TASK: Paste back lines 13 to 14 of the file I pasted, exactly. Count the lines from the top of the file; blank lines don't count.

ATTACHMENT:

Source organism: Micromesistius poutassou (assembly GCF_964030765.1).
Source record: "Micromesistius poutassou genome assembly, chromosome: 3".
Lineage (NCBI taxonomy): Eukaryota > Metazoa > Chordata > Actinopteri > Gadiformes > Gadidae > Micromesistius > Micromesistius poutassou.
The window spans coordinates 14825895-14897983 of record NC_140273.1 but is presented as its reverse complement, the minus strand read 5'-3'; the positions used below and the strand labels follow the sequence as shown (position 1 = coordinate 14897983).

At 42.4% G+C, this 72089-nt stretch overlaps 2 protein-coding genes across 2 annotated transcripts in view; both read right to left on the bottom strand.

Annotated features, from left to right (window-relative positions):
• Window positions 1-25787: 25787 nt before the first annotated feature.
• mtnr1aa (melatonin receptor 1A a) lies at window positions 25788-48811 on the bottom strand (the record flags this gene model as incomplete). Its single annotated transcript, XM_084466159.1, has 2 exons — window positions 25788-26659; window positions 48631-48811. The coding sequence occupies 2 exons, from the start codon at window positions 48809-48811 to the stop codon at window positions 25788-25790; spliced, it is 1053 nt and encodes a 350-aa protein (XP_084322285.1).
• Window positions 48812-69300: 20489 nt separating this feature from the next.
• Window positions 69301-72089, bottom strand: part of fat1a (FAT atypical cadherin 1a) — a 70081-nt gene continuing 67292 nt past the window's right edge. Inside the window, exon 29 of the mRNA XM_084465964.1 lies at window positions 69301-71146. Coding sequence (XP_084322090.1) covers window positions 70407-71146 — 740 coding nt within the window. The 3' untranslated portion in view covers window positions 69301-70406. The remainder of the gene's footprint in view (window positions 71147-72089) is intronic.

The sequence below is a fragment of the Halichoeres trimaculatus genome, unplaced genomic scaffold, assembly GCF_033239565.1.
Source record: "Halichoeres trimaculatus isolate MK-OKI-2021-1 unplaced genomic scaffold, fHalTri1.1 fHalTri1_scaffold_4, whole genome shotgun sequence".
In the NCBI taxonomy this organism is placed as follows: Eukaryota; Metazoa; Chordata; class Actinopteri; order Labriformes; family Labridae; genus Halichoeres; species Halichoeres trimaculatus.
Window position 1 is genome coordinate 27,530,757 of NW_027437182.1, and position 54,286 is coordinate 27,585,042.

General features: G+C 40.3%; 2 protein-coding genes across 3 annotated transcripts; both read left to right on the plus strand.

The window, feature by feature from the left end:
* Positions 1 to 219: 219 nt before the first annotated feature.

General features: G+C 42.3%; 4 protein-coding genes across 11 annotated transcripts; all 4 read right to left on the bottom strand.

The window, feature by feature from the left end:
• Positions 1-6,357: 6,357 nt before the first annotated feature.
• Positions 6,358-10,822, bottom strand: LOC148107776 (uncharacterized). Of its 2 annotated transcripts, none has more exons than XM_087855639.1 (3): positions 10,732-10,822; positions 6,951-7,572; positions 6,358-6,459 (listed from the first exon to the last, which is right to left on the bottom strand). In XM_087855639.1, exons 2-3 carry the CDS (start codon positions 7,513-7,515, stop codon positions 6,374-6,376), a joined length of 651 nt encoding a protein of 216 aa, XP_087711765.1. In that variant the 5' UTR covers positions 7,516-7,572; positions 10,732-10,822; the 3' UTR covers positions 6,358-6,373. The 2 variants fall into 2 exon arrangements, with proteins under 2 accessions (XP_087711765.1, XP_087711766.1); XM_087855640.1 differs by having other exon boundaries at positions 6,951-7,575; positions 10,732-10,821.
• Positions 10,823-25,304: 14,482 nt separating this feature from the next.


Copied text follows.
In the NCBI taxonomy this organism is placed as follows: Eukaryota; Metazoa; Chordata; class Actinopteri; order Labriformes; family Labridae; genus Halichoeres; species Halichoeres trimaculatus.
Window position 1 is genome coordinate 27,530,757 of NW_027437182.1, and position 54,286 is coordinate 27,585,042.